Our Outdoor Paradise

The Spring after we moved into our house, we got to work implementing a landscaping plan to make the outdoors suit us.  The deck was built with the house, but we knew we needed more space, so we had the patio added.  We also began planting trees.  So, below was phase one for the first Spring.

Patio - before when built

Then, the following Spring we added the seat wall with the landscape lights.  I should note, that for the trees and the patio building, we used a professional landscaper.  After the wall was in, we began to add more plants and shrubbery around the patio.  Bob and I did all of the additional planting.  This view also shows what our old patio set looks like, the one we lost in the storm last Fall.

Patio - Spring 2009

Now, with our new patio set and a few more years of growth, the patio and landscape looks a bit different.

Patio - view from the yard to the back of the house

It’s amazing to compare the pictures and see what changes over the five years since we moved in.

Patio - view from yard up close

We bought the chairs and loveseat for the deck the first Summer.  It has held up well.  We just use the chair covers to keep it protected from the weather.  I’ve added side tables and the additional seat/foot stool for some extra comfort.  Sitting on the deck is especially nice because we are protected on both sides with the house.  It’s a nice retreat on many days.

Patio - conversation area on deck

When we went to find a new patio set last Fall, we decided it would be nice to get an oval shape so that we could increase the seating from 4-6 at the table.  We were able to find the set on clearance at Sears.  Unfortunately, there was not an umbrella with the set, so I found that one at Target this Spring.  And, I showed you how I made the pillows for the chairs on the end here.  These pictures are from the afternoon, and you can see the house begins to shade the deck and patio.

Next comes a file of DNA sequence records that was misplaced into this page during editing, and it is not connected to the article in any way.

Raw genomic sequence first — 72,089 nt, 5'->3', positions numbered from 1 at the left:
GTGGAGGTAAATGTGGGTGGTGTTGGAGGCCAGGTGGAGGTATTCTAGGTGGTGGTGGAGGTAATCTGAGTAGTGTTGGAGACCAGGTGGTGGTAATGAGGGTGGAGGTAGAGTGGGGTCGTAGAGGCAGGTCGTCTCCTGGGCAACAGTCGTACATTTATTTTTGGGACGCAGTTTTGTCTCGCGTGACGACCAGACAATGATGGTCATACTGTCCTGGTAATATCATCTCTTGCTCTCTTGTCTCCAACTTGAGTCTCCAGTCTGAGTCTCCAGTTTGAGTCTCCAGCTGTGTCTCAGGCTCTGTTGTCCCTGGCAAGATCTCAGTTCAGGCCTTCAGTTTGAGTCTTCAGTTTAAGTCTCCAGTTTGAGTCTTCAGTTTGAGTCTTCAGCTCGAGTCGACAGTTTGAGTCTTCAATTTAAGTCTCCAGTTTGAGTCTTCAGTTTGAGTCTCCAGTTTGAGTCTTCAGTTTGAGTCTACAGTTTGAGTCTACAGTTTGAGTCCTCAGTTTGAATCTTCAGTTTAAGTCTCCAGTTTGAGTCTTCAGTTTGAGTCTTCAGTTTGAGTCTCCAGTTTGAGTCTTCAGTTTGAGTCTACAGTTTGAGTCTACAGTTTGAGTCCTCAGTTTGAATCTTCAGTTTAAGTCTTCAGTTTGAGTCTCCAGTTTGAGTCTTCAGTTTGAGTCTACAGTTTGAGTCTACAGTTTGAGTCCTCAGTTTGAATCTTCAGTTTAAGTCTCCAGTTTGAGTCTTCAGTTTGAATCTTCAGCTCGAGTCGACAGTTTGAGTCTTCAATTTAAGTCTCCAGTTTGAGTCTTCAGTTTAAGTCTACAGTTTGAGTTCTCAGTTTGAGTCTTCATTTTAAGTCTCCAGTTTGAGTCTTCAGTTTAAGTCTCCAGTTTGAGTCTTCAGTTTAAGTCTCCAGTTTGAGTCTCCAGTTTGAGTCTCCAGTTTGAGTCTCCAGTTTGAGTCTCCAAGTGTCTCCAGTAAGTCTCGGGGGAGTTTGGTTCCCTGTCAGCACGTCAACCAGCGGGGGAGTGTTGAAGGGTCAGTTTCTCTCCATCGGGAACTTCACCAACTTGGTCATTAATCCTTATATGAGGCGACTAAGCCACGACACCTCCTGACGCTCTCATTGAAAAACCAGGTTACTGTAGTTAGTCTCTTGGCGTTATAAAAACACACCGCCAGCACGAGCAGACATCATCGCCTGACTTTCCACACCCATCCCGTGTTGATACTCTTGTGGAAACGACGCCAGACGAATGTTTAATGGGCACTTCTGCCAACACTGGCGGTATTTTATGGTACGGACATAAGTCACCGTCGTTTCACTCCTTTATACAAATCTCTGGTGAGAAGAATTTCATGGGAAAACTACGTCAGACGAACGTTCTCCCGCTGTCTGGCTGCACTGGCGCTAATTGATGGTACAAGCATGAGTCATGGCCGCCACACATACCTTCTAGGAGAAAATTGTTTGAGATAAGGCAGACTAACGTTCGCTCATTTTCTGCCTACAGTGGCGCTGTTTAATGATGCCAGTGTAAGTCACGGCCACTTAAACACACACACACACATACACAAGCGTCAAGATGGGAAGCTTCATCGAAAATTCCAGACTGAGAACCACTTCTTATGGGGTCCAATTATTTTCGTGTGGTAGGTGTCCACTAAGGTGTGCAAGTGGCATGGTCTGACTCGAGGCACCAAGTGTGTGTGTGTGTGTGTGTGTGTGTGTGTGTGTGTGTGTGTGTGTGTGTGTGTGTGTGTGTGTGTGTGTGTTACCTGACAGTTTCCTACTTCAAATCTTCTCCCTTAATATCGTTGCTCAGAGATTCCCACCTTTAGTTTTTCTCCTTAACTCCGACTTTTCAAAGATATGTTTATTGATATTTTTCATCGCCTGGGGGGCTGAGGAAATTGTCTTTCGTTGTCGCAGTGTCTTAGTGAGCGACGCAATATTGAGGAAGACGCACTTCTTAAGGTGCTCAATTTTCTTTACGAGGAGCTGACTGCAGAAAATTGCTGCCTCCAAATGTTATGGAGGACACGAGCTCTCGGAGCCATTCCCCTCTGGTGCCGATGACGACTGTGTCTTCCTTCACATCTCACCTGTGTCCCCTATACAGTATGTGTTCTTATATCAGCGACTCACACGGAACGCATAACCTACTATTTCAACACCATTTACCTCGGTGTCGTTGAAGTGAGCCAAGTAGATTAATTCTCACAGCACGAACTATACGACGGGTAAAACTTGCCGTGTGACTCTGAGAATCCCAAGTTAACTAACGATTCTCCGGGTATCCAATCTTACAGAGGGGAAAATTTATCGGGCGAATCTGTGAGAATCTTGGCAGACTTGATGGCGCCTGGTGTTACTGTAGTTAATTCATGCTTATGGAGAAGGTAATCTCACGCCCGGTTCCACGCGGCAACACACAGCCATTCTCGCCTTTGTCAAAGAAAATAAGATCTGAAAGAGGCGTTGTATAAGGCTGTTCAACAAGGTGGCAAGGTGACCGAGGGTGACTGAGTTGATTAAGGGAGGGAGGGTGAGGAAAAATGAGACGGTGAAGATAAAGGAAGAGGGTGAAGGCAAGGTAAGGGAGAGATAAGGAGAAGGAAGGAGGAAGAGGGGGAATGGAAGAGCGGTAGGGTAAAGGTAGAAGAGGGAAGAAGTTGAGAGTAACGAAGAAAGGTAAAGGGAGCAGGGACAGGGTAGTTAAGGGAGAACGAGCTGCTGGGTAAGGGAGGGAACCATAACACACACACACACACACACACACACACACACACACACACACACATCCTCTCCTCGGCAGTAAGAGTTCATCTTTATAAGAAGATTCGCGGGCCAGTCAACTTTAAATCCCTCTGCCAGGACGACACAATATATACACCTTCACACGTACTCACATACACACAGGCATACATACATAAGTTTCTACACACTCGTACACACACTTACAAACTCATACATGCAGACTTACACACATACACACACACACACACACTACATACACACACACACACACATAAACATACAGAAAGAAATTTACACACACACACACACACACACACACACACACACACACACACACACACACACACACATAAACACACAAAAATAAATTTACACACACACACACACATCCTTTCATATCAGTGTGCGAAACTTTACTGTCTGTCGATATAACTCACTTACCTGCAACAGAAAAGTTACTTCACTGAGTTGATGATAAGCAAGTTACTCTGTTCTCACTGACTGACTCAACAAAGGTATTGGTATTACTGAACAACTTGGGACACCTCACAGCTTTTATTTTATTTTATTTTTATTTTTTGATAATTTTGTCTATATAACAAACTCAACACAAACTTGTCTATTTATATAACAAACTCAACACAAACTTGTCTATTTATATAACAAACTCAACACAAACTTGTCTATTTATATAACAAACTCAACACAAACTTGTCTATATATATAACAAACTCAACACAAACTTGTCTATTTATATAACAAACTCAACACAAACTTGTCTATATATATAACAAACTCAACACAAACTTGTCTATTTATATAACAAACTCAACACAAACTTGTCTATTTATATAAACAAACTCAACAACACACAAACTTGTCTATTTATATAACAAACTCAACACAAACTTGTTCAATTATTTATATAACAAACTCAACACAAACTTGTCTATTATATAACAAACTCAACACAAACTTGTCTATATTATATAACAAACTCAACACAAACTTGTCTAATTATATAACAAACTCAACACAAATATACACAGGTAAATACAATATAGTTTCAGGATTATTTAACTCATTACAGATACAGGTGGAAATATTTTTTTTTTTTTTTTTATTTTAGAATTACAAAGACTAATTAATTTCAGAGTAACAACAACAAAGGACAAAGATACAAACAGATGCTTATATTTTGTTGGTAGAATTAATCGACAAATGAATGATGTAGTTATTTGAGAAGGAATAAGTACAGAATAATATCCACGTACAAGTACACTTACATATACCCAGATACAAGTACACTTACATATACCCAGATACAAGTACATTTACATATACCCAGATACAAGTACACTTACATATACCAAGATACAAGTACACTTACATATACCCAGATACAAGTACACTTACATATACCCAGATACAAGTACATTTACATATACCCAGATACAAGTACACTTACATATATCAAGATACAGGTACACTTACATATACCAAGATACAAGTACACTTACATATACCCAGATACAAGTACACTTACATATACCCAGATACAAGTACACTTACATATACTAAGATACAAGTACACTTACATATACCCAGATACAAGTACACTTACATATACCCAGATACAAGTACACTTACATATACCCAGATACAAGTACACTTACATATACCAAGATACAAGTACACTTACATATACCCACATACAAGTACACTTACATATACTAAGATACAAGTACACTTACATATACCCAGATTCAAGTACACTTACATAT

Patio - View from patio doors

The trees in the distance started out pretty short too, about 6 feet when we planted them.  When we first moved in, there were no houses in our view either.

Patio - patio table from deck

I like the oval table, because I can finally add some decorative accents in the middle.  With the round table, there was never room.  We also went with no glass this time, we didn’t want to risk the shattered mess that we had after the storm.

Patio - New table chairs and umbrella

Patio - view from the lilac bush to the patio and deck

And, now some plant and flower pictures because everything is so green and lush right now.  Plus, it is a limited window that my little lilac bush is in bloom.  I added the rocks into the landscaping this year around each of the rain spouts and drains.  It is working quite well to prevent all the mulch from washing away.  The one pictured below is a pop-up drain from running the spouting underneath the patio.

Patio - landscaping around crape myrtle and pop up drain

I tried different annuals in my flower pots this year.  I can’t wait to see how they grow.

Patio - flower pots and coreopsis and daisies

Does anyone else take pictures of your landscaping so that you can look back and see how it changes?  I was taking pictures to remember ours long before blogging ever entered my mind. But, I also have been known to include them in my scrapbook too.


DIY Outdoor Envelope Pillow